Work with local parent groups to arrange for seminars and conferences on reading in your area.

     Request a reading evaluation for your child. The reading subtests of the Woodcock Johnson IV or the WIAT do not, in themselves, constitute a reading evaluation – and frequently the information they provide are of little value for a student with an intellectual disability. Use the template below to ask for a reading evaluation (thanks in large part to Wrightslaw.com for this letter).   

What Can Attorneys and Advocates Do?


Throughout the 1970s and 1980s, much of the research on teaching reading to children with significant disabilities focused on sight-word approaches that provided children with functional reading skills (the ability to read a recipe, bus schedule, weather report, etc.) rather than skills in decoding or "sounding out" unfamiliar words. However, since the mid-eighties, many studies have shown that students with intellectual disabilities are capable not only of learning words by sight, but of reading new, unknown words by sounding them out. Thanks in great part to the No Child Left Behind Act, IDEA 2004 requires school districts to hold children with disabilities to higher academic standards. Nevertheless, many schools exclude children with significant disabilities from high quality reading instruction. We need to battle this. Here are some things to do:

     LEARN THE TOOLS OF THE TRADE!!! Go to seminars, go online, and take classes on reading. Understanding reading will help you spot issues when advocating for your clients.  Two great publications are:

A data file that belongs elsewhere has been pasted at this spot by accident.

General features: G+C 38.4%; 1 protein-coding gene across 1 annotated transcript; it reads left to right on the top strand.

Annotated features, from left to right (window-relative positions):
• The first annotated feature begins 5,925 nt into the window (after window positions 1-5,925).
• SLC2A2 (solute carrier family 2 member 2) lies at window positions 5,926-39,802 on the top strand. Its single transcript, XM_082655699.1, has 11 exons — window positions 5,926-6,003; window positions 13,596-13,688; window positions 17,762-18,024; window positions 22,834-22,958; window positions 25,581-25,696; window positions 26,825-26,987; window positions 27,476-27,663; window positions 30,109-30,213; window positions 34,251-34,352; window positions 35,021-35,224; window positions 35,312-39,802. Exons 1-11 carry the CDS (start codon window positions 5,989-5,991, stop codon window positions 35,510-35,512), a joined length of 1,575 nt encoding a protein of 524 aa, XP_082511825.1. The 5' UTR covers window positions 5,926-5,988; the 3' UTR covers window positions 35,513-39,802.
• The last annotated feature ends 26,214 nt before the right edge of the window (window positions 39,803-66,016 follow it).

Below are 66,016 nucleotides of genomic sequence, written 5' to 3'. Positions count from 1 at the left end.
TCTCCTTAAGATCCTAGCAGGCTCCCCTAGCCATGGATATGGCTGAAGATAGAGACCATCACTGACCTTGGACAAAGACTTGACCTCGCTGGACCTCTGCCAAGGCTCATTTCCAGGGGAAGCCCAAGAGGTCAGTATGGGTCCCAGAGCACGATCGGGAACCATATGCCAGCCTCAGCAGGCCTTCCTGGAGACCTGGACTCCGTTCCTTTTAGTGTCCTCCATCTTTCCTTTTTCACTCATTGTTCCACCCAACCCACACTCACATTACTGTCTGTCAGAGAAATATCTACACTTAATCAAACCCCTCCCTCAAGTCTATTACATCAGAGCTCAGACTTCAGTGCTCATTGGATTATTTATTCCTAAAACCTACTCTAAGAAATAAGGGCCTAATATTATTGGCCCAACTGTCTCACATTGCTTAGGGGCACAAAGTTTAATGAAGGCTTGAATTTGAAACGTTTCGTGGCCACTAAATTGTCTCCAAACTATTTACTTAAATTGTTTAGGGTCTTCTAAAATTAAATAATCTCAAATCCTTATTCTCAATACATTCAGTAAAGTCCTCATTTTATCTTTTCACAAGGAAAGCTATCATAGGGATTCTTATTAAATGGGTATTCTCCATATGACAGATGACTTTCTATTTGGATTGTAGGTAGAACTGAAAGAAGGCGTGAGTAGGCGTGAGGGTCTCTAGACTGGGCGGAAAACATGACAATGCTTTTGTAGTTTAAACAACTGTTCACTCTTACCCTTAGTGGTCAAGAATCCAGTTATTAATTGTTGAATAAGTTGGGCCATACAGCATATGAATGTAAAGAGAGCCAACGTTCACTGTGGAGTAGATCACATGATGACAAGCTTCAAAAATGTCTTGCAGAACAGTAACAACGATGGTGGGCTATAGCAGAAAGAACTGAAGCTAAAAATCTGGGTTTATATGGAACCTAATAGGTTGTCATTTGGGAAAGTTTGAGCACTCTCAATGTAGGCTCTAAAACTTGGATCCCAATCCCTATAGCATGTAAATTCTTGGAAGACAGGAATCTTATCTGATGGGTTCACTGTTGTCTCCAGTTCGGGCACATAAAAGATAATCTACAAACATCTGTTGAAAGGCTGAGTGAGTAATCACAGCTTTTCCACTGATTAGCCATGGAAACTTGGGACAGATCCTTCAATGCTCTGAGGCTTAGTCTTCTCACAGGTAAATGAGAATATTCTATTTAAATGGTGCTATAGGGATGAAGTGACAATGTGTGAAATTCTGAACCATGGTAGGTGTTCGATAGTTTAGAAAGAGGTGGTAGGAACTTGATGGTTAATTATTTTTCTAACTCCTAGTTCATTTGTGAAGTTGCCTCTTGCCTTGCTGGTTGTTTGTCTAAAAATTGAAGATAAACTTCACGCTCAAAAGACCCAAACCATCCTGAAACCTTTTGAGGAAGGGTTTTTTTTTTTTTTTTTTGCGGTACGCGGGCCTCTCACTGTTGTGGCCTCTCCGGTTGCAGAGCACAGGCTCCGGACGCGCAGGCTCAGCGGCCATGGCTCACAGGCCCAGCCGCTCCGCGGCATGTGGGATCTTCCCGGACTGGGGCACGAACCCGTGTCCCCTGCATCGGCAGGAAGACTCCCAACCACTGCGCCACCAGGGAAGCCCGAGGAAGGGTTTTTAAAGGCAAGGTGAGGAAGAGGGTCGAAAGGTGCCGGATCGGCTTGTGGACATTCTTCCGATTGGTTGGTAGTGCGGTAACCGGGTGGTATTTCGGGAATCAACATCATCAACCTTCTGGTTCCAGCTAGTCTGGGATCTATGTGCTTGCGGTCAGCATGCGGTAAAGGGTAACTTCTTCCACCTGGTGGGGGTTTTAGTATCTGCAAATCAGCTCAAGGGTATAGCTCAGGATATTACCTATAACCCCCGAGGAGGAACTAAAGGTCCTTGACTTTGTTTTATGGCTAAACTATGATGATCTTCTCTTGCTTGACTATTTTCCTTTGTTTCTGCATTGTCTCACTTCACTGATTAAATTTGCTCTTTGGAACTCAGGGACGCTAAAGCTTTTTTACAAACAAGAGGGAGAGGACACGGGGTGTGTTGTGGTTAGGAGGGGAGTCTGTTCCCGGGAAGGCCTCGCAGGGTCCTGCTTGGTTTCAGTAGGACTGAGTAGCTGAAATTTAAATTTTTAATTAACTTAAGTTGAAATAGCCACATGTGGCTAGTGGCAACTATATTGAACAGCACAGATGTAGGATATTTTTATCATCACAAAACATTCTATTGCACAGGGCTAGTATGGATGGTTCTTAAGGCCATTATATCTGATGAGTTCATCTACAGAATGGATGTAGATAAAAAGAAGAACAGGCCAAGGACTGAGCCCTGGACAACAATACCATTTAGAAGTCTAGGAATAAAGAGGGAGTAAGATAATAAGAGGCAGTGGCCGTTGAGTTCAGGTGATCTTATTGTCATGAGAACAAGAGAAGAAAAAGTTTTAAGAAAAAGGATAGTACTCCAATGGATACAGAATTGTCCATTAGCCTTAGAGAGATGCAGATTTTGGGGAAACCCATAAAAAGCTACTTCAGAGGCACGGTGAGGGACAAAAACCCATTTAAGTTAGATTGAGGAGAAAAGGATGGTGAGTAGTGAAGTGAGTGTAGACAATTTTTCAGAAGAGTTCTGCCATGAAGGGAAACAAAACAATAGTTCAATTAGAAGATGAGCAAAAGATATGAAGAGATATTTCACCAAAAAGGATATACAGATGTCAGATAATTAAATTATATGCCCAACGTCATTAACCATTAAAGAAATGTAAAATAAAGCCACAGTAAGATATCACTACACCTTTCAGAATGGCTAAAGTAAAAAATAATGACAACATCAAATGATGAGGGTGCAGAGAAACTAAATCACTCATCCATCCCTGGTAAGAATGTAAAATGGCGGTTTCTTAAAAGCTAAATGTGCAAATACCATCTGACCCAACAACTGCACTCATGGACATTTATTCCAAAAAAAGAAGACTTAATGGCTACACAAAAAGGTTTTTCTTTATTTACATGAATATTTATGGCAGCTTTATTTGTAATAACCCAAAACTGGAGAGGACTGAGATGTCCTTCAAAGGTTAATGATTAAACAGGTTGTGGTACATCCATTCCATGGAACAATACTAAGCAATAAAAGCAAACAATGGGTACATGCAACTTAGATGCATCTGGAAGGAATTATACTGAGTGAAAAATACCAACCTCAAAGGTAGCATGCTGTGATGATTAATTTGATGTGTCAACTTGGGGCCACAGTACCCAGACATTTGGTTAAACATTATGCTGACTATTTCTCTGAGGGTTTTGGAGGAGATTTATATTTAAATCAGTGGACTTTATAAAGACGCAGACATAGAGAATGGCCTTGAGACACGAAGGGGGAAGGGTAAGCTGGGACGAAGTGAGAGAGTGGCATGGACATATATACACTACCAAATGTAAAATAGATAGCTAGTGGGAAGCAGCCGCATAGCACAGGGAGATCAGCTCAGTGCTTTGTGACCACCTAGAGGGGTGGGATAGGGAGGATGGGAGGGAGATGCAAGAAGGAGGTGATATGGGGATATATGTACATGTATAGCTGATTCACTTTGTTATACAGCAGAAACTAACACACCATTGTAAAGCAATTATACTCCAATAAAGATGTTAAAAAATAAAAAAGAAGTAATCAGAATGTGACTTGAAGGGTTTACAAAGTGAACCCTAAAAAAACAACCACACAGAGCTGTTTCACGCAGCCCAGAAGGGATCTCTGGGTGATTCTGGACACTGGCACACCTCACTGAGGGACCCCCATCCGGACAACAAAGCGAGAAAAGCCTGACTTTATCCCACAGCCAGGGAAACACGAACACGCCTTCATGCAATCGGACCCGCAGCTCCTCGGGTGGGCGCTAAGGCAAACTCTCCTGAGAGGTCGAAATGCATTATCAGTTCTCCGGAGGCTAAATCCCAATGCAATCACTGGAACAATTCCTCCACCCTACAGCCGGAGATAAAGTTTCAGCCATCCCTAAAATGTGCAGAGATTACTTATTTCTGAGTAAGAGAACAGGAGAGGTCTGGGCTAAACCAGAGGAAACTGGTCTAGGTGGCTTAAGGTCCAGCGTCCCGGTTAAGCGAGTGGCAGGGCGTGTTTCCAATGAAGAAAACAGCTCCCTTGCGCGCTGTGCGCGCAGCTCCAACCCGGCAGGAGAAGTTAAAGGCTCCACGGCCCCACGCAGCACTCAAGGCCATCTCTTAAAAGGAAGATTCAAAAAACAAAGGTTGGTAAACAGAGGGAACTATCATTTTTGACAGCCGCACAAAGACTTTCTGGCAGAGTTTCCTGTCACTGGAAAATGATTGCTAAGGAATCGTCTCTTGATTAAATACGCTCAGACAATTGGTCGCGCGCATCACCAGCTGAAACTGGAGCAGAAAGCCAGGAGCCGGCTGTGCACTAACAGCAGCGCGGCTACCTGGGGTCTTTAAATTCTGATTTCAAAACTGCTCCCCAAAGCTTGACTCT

Put Reading First: Kindergarten through Grade 3, and Put Reading First: Helping Your Child Learn To Read: A Parent Guide: Preschool Through Grade 3. Get these free publications at www.edpubs.org. 

“I attended a 16 hour COPPA  Pre-Conference course in Orton-Gillingham methodology and it forever changed the way I practiced law. Let’s face it, if you were a medical malpractice attorney, you would need to understand a few things about the human body! Similarly, if you engage in special education law, you MUST understand the fundamentals of reading. Otherwise you’ll be bamboozled by the school district just like the parents are.”   Attorney Treimanis 

     Understand the qualifications and recommendations of the National Reading Panel. Learn more at www.nationalreadingpanel.org.  

     If your client is not a proficient reader, do NOT assume it’s due to his/her disability. Ask the parents to request a comprehensive reading evaluation, performed by a qualified reading specialist (see template below).

     Forge strong relationships with reading specialists in your state. The input of friends and colleagues who are reading experts can be invaluable to preparing for IEP meetings.

     Grow the local reading specialists. Most of them live in the “LD world.” Help them understand that students with intellectual disabilities can become proficient decoders.

     When a reading evaluation is completed, check the recommendations carefully. The evaluation may be accurate, but the school reading specialist may not envision students with intellectual disabilities as readers, hence recommending a sight word program. Do not hesitate to ask for an Independent Educational Evaluation for reading.